This tutorial will guide you through the process of joining an existing Excel sheet to both historical and forecast weather data using Visual Crossing Weather for Microsoft Excel. For sample data we will use a sheet containing several store locations on the US East Coast. First-time users are encouraged to walk through the process using this sample data so that you understand the steps required to join and use the tool. Once you are familiar with the process using this sample data, you should be able to easy apply the same concepts to your own data. First, if you have not already done so, please open the Visual Crossing Weather Tutorial workbook supplied with this tutorial.
To follow along with this tutorial, please download the example Workbook attached to the bottom of this article.
Step 1: Install the Visual Crossing Weather for Microsoft Excel add-in from the Microsoft App Source store.
To install the Visual Crossing control, please visit the Microsoft AppSource store and sign up for a trial or purchase of the Visual Crossing Weather add-in. Once you do so, you should be able to see an icon like the one below under My Add-ins when running Microsoft Excel.
Clicking and installing the add-in will add a Weather entry to your Excel menu bar. Clicking on the Weather menu option will show the options below.
Step 2: Logging into Visual Crossing Weather
You will now need to log into Visual Crossing Weather. The first step is to click on the Weather icon shown above. The Weather panel will open on the right-hand side of your Excel sheet. You will then see a login box as shown below. If you already have a Visual Crossing account, you can enter the appropriate login and password. If not, click on the Free Trial button and walk through the process of signing up for your free trial account.
Step 3: Select the source historical data
We will begin by joining our business data dates with historical weather data. To do so, ensure that the workbook is set to the Store History tab and select the first four columns (Latitude, Longitude, Store Name, and Date). (Note that we could have used addresses here instead of latitude and longitude values. However, since our data already has latitude and longitudes for the store locations, we will use them directly.)
Please note that trial users are limited to 100 rows. If you submit more than 100 rows in your range, the populate action will trigger an error and inform you to reduce your range size.
Once you have selected those columns, press the Select Range button in the Weather tab.
Step 4: Join your existing sheet with historical weather data
When you click the Select Range button as described above, you will see that Visual Crossing Weather automatically populates options based on the data that you have provided. In this case, it has found latitude and longitude values, and a date column. The date column signals that you wish to join historical weather data to match the existing sheet dates.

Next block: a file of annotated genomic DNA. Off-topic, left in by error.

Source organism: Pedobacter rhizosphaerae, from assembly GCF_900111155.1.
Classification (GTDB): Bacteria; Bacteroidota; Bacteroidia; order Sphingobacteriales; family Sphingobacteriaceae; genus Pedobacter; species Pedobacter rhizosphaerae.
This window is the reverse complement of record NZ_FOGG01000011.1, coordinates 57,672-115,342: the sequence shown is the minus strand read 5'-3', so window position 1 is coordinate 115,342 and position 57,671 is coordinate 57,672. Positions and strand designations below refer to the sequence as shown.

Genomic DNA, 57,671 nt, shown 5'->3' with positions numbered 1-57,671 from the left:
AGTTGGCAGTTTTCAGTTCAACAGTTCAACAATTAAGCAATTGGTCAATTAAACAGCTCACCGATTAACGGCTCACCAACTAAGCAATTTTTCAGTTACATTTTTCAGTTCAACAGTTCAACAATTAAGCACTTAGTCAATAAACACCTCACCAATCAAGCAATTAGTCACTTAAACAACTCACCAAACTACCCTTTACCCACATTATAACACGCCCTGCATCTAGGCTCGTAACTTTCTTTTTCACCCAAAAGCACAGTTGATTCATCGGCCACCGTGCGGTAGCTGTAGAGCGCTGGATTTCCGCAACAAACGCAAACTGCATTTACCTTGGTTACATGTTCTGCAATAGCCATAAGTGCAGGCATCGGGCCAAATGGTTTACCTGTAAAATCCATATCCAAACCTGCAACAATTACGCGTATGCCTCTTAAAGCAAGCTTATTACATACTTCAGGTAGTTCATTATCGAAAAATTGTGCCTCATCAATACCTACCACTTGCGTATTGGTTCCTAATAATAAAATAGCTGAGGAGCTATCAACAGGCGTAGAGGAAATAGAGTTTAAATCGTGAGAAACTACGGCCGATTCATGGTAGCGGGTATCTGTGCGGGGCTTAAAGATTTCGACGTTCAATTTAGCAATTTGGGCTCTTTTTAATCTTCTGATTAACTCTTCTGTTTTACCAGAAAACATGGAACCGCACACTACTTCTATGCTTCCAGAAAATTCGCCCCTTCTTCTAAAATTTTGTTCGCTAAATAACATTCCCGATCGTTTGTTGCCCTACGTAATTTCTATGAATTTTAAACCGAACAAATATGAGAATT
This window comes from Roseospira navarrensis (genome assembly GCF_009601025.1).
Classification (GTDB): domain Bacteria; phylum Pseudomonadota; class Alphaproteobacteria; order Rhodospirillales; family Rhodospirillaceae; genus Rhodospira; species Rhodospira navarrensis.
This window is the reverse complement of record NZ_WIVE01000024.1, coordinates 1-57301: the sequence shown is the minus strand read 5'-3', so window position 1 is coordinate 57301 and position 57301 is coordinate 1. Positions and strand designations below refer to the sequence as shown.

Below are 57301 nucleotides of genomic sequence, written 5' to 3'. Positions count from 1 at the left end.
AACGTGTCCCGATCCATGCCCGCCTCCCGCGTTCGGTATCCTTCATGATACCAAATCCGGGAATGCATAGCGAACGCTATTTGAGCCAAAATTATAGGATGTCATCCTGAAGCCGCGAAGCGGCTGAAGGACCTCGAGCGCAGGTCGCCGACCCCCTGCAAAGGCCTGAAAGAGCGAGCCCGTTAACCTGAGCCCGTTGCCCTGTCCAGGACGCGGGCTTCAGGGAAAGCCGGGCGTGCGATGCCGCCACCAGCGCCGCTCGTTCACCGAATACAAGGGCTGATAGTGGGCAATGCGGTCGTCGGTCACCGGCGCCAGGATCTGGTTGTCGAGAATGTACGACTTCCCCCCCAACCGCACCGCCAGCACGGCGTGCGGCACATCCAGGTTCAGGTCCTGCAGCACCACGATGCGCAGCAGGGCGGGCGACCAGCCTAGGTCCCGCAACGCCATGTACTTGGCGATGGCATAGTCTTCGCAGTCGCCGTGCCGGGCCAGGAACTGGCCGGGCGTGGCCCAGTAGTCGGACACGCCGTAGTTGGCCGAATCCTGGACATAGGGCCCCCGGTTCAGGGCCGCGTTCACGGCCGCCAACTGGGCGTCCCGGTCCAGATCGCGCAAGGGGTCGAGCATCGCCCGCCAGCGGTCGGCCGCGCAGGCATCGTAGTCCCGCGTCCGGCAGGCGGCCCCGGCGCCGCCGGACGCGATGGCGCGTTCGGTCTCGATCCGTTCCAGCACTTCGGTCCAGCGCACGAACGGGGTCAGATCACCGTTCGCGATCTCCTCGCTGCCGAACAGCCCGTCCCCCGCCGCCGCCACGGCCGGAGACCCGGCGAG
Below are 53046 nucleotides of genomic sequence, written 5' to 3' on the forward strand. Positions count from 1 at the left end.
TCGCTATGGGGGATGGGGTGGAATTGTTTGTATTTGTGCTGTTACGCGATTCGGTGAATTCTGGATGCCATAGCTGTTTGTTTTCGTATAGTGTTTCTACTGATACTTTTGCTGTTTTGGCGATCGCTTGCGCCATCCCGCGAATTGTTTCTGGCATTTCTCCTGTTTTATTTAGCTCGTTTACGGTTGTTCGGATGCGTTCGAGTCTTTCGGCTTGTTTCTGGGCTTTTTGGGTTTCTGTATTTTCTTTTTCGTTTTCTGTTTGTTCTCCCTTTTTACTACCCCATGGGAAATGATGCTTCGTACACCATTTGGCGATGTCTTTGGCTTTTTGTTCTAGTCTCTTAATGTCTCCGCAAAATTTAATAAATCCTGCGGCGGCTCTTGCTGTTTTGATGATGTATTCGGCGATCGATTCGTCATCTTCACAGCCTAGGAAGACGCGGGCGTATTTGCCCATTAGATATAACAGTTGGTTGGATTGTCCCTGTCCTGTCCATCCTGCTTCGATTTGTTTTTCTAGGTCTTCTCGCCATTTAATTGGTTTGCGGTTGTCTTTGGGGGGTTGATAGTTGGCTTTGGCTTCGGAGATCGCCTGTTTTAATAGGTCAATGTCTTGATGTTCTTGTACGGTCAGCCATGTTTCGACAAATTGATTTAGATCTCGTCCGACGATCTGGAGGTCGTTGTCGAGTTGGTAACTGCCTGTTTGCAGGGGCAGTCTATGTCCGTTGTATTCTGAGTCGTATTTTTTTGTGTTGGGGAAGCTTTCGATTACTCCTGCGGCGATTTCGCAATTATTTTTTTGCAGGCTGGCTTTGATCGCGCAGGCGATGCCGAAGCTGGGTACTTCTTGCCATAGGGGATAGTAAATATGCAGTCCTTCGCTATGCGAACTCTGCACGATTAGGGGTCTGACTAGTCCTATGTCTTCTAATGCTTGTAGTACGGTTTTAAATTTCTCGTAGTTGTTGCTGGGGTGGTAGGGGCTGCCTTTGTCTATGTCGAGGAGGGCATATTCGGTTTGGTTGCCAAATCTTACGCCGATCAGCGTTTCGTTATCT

Note that you can easily select the individual sections (such as Date, Location Source, etc.) in the Weather panel and make manual adjustments if the appropriate columns were not guessed correctly. For our example data, however, the columns will be guessed properly.
Now that the data has been selected and options populated, you can click the Populate button at the bottom of the Weather panel. This will cause several new columns to be added to the right of the existing sheet data. These columns contain the weather at the specified locations (given by the latitude/longitude) and on the specified dates. You will see variables such as Temperature, Precipitation, and Wind speed. (Note that you can use the options on the Weather panel to change the output location if you wish.)
Your sheet should now look like this.
Step 5: Analyze the weather history at the locations
You can now use the power of Excel’s rich analysis functionality to analyze the weather events at the given locations. For example, below is a simple graph that shows how the temperature changes at the locations throughout the year. You can obtain it simply by selecting the date and temperature column and inserting a line graph. The analysis possibilities are limitless.
Step 6: Select the forecast locations
Next switch to the Stores tab in the Excel workbook. There you will find several store locations that match the locations we used for the history section above. Select the three columns on this sheet (Latitude, Longitude, and Store Name) and then click the Range Selection button.
As before, this will cause Visual Crossing Weather to analyze the data and select the appropriate options. However, in this case, there is no date on our data, so Visual Crossing does not know if you want to do an historical analysis or a forecast. Thus, the Weather panel prompts us to choose. Simply select the radio button for “Forecast for the week ahead” since we are interested in forecast data analysis now.
Visual Crossing Weather will now finish analyzing your input data and populate the other options. (Note that you can easily change these if you wish, but for this tutorial we will stay with the defaults.)
Step 7: Populate the forecast data for the selected locations
You can now press the Populate button at the bottom of the Weather panel
This will cause Visual Crossing Weather to populate the forecast data on the sheet to the right of the location data. (Note as before that you can easily change this output location via the panel settings.) This new data shows the forecast details for each location over the next week. Your sheet should now look approximately like the sheet below.
Step 5: Analyze the weather forecast
As with the historical weather data, this new forecast data is now available for you to analyze in Excel. For example, you can select the first two rows of forecast data and make a graph of the temperature in Augusta during the coming week.